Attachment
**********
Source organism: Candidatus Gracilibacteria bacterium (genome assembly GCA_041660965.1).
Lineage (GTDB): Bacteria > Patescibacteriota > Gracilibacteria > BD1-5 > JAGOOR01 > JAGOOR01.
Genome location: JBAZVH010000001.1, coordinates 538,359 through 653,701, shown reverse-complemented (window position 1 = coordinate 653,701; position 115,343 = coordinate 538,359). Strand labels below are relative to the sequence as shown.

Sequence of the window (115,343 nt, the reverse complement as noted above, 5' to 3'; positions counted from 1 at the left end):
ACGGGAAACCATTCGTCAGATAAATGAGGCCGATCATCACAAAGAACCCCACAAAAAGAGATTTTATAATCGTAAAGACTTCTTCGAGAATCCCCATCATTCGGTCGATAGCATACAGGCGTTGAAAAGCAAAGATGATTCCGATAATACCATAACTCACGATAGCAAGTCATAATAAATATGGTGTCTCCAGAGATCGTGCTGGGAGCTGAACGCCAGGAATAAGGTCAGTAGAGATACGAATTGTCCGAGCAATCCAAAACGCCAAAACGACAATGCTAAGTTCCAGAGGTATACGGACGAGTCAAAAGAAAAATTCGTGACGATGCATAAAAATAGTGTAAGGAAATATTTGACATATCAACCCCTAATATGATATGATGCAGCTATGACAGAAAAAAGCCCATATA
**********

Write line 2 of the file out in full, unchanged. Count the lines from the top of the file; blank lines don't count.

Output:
Lineage (GTDB): Bacteria > Patescibacteriota > Gracilibacteria > BD1-5 > JAGOOR01 > JAGOOR01.